Spirit Squad of the 1920's - 1960's
...Do you know what comes next?
If you yelled HAY!, you're a true Aggie. This historic chant can be traced back to the 1920s when the first UC Davis Yell Leaders stood on milk cans to lead the crowds in songs and cheers at Aggie football games. These early cheerleaders inspired what is known today as the UC Davis Spirit Squad, the university's official cheerleading team.
Orson Hall '67, who was a Yell Leader during his four years at UC Davis, recalls the impact of this simple cheer: "Back then, cheers at all the schools UC Davis competed against were fairly similar," he says. "Often, the cheerleaders would steal each other's ideas. But 'Bossy Cow-Cow' set UC Davis apart. It was the favorite cheer and the one that distinguished Davis from all other schools."
From the late 1920s to the late 1970s, the Head Yell Leader was elected by the student body and served on the ASUCD Rally Committee (Today's Aggie Pack). Athletic skill was less of a consideration than it is today, and the Yell Leader often recruited friends to help him work the fans.
As the campus's population of female students grew, women became more involved in yell leading and they incorporated basic tumbling routines. "We didn't have sororities on campus at the time," says Hall, "but there were 'little sister' organizations that supported some of the fraternities and assisted with community and campus events. The cheers were led by Yell Leaders who worked with the Song Girls made up of little sisters."
Spirit Squad of the 1960's
School spirit was being affected by two different forces during the 1960's: Campus growth and increasing student activism. Some students and faculty felt that the existence of "Aggie Spirit" was threatened by campus growth. As early as 1962 there were discussions about what could be done to improve school spirit at UCD. From this, the UC Davis Spirit Squad was born. Initially separated into two teams, the Yell Leaders and the Song Girls, the goal of this group of students was to work with other spirit groups, such as Band-uh and the Rally Committee (Aggie Pack), to continue to uphold Aggie Spirit.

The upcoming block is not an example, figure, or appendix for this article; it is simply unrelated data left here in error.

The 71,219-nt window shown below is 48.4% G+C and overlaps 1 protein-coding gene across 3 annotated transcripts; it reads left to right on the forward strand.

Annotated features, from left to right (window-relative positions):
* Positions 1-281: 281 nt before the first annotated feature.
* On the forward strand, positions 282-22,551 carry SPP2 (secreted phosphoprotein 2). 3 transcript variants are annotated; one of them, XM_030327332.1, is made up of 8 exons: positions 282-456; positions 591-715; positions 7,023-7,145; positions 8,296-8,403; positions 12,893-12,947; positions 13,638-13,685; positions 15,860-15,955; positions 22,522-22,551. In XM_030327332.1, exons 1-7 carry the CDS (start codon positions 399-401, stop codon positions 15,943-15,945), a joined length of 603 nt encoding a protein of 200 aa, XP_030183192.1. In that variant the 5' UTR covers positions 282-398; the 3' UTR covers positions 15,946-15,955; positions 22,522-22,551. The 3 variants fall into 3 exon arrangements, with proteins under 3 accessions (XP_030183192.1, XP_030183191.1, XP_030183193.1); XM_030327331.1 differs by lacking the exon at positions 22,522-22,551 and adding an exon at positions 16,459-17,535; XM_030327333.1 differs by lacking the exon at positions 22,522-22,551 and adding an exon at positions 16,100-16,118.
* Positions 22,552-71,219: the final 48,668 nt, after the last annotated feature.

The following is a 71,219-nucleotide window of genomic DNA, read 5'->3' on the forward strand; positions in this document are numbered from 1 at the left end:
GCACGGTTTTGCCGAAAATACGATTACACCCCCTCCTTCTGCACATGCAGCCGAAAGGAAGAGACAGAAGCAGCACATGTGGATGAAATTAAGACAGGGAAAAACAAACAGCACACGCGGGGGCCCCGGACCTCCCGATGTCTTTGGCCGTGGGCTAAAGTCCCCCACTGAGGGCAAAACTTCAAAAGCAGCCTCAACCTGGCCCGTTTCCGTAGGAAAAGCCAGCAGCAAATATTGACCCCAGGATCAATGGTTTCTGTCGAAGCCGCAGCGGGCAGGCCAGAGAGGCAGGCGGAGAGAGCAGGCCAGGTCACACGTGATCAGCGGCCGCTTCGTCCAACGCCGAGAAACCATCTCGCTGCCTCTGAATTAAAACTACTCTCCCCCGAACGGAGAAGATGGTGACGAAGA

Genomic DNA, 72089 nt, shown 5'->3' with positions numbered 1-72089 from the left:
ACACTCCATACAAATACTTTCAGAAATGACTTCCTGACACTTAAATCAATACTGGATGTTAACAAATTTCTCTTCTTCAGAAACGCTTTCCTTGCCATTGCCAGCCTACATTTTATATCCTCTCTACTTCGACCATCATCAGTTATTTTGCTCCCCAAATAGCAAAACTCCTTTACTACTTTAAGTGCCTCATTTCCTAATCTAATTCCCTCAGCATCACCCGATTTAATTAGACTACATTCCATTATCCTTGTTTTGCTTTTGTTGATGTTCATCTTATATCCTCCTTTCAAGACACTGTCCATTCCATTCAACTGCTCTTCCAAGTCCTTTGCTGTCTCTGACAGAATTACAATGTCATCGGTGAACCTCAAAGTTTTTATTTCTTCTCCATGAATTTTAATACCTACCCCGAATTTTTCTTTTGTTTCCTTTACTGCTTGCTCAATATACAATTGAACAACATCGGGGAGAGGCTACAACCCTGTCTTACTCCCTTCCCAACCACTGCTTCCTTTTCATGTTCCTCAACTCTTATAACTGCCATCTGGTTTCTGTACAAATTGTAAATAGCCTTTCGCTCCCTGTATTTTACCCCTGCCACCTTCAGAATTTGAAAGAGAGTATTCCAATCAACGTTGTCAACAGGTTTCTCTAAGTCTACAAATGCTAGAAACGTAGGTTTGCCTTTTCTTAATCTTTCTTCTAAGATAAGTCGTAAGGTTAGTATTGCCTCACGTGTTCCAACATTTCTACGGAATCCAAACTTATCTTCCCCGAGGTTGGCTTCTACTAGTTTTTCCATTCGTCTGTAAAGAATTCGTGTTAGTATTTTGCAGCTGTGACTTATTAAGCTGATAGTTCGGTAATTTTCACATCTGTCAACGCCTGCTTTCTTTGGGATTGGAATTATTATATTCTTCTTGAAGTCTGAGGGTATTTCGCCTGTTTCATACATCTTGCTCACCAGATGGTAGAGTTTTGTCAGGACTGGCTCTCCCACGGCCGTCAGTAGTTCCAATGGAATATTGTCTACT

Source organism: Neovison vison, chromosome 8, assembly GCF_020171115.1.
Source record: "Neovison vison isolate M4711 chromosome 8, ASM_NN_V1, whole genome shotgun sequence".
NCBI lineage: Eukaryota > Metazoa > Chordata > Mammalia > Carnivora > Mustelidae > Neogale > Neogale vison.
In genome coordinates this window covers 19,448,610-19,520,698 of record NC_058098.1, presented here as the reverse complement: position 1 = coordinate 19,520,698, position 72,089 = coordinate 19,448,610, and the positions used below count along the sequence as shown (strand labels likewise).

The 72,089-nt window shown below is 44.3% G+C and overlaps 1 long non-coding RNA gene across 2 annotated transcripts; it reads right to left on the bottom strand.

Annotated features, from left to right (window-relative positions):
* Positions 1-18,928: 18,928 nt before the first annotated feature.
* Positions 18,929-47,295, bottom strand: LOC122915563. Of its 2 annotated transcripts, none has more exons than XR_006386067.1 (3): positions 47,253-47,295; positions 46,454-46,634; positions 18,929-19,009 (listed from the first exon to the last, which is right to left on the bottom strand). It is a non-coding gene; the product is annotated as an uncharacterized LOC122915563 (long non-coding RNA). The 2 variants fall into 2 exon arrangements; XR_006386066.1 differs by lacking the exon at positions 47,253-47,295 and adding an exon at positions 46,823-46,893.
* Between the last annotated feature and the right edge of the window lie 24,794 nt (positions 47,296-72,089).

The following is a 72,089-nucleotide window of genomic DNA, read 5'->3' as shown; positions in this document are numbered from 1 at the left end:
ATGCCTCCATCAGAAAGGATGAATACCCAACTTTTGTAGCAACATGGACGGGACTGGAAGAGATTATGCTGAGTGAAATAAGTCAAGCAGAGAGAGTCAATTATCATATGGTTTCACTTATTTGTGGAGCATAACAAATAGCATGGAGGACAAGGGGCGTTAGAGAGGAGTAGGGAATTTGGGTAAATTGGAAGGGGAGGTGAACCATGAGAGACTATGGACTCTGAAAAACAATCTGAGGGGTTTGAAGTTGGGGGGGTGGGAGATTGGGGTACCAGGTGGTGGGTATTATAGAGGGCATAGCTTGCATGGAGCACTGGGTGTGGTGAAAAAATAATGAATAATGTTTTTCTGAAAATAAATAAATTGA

National politics and the increasing political and social activism also had an effect on "Aggie Spirit." Student political activism became widespread through out the UC system during the 1960's. The more notable events were the Free Speech Movement in 1964 and the Peoples' Park incident in 1969. Many students believed that the University of California was an oppressive, undemocratic institution. To support the University in any way was to support the University activities that the students were protesting against. To these students, many of whom held positions in the ASUCD and the California Aggie, the Rally Committee, Yell Leaders/Song Girls and the Band were the "rah-rah" spirit of UCD. School spirit was frowned upon and derided by these students because it was viewed as an 'unquestioning devotion to a corrupt institution.' Editorials in the California Aggie repeatedly attacked the Band, Yell Leaders, Song Girls, the Rally Committee (Aggie Pack) and UCD athletics, particularly football. Even the "Bossy Cow Cow" cheer came under fire from the editorial board of The Aggie. No institution was free from the scrutiny of the political activists. Yet, the Spirit Squad of the 1960's overcame such turmoil and continued to spread Aggie Pride.
Members of the Spirit Squad in the 1960's:
Mary S. Sprifke, Orson Hall, Joan Tribelhorn, Margaret Head, Jan Hogshead, Sue Goulard, Lorraine Welsh, Bob Muckey, Bob Sorensen, Bill Parker, Sue Davis, SharonMcCarty, Lenore Damm, Sally Robinson, Suzie Martin, Mary Ellen Maxwell, Andrea Tunnell, Vicki Brisbin, Carol Robertson, Liz Scott, John Hughes, Dave Burton, Ron Alves